We want to promote kindness and non-violence, but sometimes it is not enough to tell a child to “be nice” or “don’t hit.” Children need an outlet, and they often need a bridge to get from overwhelmed into their centered-self. I will post another L.O.V.E. Parenting technique which contains many in-the-moment alternatives to hitting, biting, pulling, kicking, throwing, and spitting, soon. In the meantime, I want to offer the L.O.V.E. Parenting Mad Bag, which can help a young child transition out of their frustration.
The mad-bag honors the child’s frustration, offers comfort and ultimately, helps a child deliver himself to the other side of his upset feelings. Prepare and explain the Mad-Bag ahead of time as a resource your child can go to when she is angry and upset.
Contents of the L.O.V.E. Parenting Mad-Bag:
Honoring the Anger:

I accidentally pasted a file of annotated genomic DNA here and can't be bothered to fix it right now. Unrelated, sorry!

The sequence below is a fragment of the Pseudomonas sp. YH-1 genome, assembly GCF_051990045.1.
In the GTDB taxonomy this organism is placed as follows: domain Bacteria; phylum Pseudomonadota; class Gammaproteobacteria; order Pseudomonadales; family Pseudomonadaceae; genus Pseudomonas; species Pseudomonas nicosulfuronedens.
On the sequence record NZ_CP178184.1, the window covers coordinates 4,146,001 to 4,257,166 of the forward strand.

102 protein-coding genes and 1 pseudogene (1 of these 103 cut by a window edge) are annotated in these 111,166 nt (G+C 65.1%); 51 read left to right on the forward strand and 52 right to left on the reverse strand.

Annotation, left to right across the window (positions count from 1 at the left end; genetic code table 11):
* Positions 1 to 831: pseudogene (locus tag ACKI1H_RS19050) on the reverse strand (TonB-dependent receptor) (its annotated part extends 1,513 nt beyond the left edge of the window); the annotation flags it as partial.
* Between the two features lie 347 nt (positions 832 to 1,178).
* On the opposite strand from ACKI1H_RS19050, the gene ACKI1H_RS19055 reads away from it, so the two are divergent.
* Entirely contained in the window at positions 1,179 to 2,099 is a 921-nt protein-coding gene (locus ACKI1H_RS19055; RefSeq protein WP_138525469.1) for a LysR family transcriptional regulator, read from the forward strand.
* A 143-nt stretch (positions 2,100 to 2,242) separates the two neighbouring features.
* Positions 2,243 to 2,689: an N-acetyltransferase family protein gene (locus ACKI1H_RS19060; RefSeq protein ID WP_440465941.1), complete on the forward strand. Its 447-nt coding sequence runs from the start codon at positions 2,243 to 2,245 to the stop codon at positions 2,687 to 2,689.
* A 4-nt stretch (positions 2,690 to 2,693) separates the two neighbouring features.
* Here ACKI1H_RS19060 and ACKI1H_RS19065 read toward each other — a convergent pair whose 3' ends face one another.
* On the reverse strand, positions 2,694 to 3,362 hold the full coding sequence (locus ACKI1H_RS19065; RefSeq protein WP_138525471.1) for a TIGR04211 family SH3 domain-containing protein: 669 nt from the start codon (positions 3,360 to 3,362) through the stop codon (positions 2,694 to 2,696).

- A journal with a black crayon for scribbling and a black pen for writing and drawing. Depending on your child’s age, she can depict the incident in an illustration, write some of the key words or story, or just purely scribble out her emotion.
- Scrap paper for ripping to shreds; a visceral release.
Bridging to the other side:
- A power stone: a rock, crystal or stone that your child has picked out, smooth to the touch, comforting and empowering.
- An animal that he resonates with: a stuffed animal or figurine. You can write down the associated qualities of the animal to inspire your child to connect with these qualities within.
- A photobook: a small collection of photos of figures in your child’s life that inspire feelings of safety, calm, connection and being loved.
Activities for Inner-Connection: Once your child has transitioned out of the storm, it is nice to offer a few activities to continue the inner-calm you are fostering with the Mad-Bag:
- A picture book or story book
- A small puzzle
- An activity book
- A doll or play figure, especially one that inspires creative play with an open-ended story.
Ultimately, you want to offer your child an outlet for expression of his feelings and tools to move through his painful emotions. As well, it is important for you to follow up with root causes of your child’s frustration and support her appropriately.